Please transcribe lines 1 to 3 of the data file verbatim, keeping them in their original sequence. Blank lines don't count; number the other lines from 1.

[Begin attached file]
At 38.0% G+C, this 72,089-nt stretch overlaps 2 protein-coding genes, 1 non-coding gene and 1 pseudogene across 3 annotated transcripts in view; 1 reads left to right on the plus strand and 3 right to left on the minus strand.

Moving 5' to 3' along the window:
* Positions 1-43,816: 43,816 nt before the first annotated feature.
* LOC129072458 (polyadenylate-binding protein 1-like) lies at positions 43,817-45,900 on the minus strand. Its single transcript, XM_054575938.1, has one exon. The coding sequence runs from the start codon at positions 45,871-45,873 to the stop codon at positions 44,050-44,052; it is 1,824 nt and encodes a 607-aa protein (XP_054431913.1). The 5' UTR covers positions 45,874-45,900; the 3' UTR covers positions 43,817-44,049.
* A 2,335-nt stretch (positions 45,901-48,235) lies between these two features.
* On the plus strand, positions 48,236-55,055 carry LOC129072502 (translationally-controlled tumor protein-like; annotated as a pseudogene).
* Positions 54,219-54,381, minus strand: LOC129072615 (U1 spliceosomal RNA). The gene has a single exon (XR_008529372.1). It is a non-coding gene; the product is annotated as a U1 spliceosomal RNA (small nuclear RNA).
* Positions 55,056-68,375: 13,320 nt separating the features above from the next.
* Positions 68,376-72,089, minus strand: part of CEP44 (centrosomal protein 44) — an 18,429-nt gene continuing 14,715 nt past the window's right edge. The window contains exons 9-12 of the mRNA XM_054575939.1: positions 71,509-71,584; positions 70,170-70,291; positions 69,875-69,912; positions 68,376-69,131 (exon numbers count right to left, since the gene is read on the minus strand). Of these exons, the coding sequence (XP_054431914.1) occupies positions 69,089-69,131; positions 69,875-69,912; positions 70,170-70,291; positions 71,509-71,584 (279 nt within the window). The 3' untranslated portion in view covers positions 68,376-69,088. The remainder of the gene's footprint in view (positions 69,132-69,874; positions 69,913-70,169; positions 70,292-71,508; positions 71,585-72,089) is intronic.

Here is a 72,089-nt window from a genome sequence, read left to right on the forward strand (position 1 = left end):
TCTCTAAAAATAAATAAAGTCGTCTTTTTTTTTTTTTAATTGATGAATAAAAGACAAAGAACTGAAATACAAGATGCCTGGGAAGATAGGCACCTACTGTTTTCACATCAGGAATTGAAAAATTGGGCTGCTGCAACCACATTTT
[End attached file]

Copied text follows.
At 38.0% G+C, this 72,089-nt stretch overlaps 2 protein-coding genes, 1 non-coding gene and 1 pseudogene across 3 annotated transcripts in view; 1 reads left to right on the plus strand and 3 right to left on the minus strand.

Moving 5' to 3' along the window:
* Positions 1-43,816: 43,816 nt before the first annotated feature.